The College Board reports that more students who qualify for low-income fee waivers are also taking the SAT. More than 21 percent, or 351,068, of test-takers, in the class of 2011 qualified for the program, up 77 percent from 2007.
Fees are a barrier for some students, said Jim Miller, the president of the National Association for College Admission Counseling. His Arlington, Va.-based organization is talking with SAT and ACT officials to try to simplify the process that allows low-income students to take the exams without having to pay the fees, so students can better understand that option.
“Both testing organizations have tried to be more open, transparent, and available to disadvantaged students,” Mr. Miller said. “But there still are different rules that are confusing to both counselors and schools, and we are having a good dialogue to simplify that process.”
Students who completed a core curriculum—four or more years of English, three or more years of math, three or more years of natural science, and three or more years of social science and history—performed a combined 143 points higher on the SAT than those who did not. Test-takers in Advanced Placement classes or honors courses also did significantly better, underscoring the push for students to take more rigorous high school classes.
Bob Wise, the president of the Alliance for Excellent Education and a former governor of West Virginia, says the increase in the number of students taking the SAT is positive, but the college-entrance-test results clearly show the need for a lot more work in K-12 schools. “The workforce needs and skill needs in our society are rising, unfortunately, much faster than our SAT or ACT scores,” he said.
Mr. Miller says he doesn’t pay too much attention to the individual year changes of a few points, and larger numbers of students may well account for the drop in scores.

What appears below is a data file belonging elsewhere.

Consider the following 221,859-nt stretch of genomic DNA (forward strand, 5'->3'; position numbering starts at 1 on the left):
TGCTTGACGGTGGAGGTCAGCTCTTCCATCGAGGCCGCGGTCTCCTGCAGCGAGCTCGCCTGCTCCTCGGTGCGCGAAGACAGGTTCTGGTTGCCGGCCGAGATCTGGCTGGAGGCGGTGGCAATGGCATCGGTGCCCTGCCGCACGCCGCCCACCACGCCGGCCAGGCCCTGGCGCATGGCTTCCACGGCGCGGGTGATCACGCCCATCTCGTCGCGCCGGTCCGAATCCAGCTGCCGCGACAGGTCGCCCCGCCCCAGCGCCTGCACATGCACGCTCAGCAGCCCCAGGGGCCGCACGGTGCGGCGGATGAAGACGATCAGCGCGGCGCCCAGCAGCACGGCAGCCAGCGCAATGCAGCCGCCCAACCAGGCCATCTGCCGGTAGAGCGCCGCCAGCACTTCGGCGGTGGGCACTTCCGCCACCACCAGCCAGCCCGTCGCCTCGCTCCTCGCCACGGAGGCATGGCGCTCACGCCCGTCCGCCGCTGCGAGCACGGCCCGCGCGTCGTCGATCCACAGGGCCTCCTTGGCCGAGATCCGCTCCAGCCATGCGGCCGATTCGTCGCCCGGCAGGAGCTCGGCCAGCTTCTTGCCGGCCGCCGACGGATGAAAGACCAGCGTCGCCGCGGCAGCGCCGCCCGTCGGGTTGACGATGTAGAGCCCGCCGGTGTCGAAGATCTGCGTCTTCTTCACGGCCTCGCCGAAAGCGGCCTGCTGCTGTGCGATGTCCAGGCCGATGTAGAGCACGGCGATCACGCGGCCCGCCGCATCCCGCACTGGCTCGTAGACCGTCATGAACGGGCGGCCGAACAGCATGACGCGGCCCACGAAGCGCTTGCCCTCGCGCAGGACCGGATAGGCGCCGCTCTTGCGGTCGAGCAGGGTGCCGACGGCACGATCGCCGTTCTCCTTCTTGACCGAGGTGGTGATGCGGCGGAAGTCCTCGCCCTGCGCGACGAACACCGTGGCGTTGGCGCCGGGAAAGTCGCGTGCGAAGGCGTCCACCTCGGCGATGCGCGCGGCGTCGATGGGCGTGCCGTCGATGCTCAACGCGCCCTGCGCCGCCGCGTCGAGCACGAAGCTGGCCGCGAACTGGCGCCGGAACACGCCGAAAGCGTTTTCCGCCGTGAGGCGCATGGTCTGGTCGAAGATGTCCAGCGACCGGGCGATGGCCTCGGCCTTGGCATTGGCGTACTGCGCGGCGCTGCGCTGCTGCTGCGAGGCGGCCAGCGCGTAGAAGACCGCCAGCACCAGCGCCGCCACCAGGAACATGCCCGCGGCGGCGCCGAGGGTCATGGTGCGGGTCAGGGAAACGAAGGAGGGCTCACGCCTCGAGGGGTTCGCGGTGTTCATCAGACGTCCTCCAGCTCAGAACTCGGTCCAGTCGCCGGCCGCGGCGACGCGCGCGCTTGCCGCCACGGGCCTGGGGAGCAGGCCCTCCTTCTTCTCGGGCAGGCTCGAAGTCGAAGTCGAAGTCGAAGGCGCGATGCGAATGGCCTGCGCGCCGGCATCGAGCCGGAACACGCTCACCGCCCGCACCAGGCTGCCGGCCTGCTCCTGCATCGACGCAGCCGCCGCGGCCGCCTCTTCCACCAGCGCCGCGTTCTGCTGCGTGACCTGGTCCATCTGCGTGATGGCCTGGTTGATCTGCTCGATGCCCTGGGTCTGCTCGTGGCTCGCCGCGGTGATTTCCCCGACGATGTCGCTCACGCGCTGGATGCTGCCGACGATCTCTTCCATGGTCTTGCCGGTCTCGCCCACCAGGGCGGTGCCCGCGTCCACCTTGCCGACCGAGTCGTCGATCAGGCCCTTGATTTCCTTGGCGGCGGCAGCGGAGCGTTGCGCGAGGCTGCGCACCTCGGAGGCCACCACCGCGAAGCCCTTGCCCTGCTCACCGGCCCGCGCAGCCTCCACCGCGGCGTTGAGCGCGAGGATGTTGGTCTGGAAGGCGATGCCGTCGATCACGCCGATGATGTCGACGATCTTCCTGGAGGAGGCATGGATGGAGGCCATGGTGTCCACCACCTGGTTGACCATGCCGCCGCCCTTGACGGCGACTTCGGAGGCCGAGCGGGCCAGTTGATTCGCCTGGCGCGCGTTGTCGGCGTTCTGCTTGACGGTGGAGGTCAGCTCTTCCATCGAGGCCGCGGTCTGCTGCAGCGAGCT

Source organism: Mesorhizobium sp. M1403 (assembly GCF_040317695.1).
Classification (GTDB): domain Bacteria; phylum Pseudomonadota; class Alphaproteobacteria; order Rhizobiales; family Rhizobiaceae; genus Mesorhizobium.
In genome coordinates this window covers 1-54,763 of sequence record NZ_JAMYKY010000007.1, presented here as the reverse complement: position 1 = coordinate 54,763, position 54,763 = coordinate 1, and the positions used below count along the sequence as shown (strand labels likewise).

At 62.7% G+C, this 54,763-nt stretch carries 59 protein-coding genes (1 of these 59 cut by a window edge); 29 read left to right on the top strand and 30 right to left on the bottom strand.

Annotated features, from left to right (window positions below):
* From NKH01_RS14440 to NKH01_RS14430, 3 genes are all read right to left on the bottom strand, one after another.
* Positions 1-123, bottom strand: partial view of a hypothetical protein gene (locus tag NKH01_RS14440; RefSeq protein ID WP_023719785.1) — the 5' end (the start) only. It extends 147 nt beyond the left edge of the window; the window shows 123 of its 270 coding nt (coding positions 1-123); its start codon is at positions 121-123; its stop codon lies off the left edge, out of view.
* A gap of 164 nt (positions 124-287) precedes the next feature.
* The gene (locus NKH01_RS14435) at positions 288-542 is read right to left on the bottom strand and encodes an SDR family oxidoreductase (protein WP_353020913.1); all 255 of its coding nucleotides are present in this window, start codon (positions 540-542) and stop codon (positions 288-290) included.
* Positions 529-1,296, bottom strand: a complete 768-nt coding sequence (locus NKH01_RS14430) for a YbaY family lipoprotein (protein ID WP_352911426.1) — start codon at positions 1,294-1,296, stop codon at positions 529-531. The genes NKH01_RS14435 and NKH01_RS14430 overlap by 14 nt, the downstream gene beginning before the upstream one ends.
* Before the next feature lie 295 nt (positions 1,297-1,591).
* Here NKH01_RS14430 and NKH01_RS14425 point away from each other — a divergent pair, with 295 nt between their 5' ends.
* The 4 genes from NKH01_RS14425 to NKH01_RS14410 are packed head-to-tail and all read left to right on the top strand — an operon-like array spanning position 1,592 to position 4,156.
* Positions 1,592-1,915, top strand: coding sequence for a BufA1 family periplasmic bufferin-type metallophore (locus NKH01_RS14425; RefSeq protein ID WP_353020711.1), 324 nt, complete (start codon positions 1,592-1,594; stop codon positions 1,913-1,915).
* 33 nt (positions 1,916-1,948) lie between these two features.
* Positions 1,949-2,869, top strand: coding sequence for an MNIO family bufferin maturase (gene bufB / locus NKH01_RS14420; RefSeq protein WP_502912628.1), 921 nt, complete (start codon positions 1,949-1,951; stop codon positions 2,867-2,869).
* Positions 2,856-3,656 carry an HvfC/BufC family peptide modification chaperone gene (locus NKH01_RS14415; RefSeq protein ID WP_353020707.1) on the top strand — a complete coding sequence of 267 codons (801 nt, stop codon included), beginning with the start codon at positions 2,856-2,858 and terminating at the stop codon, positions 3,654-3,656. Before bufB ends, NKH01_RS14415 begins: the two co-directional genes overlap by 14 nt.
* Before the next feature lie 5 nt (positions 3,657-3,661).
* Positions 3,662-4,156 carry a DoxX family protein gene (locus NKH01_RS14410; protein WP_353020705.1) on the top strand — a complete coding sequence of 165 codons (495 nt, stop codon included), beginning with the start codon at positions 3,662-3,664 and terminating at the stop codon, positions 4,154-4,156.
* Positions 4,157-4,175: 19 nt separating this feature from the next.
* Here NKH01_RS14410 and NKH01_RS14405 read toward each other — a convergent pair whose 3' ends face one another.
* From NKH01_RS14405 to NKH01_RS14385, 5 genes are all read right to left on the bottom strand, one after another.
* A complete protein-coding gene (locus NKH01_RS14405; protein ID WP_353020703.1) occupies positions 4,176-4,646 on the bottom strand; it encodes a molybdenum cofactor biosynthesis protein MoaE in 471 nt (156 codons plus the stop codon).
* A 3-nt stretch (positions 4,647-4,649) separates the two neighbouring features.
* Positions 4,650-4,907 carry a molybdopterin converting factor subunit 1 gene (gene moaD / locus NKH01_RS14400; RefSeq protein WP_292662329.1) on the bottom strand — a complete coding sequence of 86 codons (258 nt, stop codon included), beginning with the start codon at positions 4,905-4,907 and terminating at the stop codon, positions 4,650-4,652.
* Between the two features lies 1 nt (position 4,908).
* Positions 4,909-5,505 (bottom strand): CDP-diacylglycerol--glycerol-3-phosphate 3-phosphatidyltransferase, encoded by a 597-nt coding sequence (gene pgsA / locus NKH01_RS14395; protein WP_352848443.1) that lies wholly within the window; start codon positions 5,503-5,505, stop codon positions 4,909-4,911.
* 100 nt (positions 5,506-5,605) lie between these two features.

“When you expand the pool, you are more likely to have additional numbers who are new to the testing, as well as representing a population that may not have been as college-focused and college-ready. Therefore, I’d expect to see some slight decline,” he said.
The College Board notes that 79 percent of SAT takers this year also reported taking the Preliminary SAT/National Merit Scholarship Qualifying Test, and that those who did scored on average 145 points higher on the SAT.
Mr. Wise said that the SAT results should be a clear message to Congress and state legislatures not to give up on the effort to implement the common-core standards and college-career-ready standards in English/language arts and math.
“What SAT is telling us is that we made some progress. More students are saying they want to go to college. More students are taking the exam. We made some small gains, but we aren’t there by any means,” he said. “The challenge is matching the SAT to where it is we know our children need to be, which is college- and career-ready education.”
Eric Sparks, an assistant director of the American School Counselor Association, says that while a one-year small drop in SAT scores is something to take note of, he’s more interested in the long-term trend.
“If again next year there is a small decrease, and if it’s over multiple years, it’s something to be definitely concerned about,” he said. The real interest for his association members, he said, will be the performance of individual schools and comparing that with the national average.
A version of this article appeared in the September 21, 2011 edition of Education Week as SAT Scores Fall for Class of 2011 as Number of Test-Takers Rises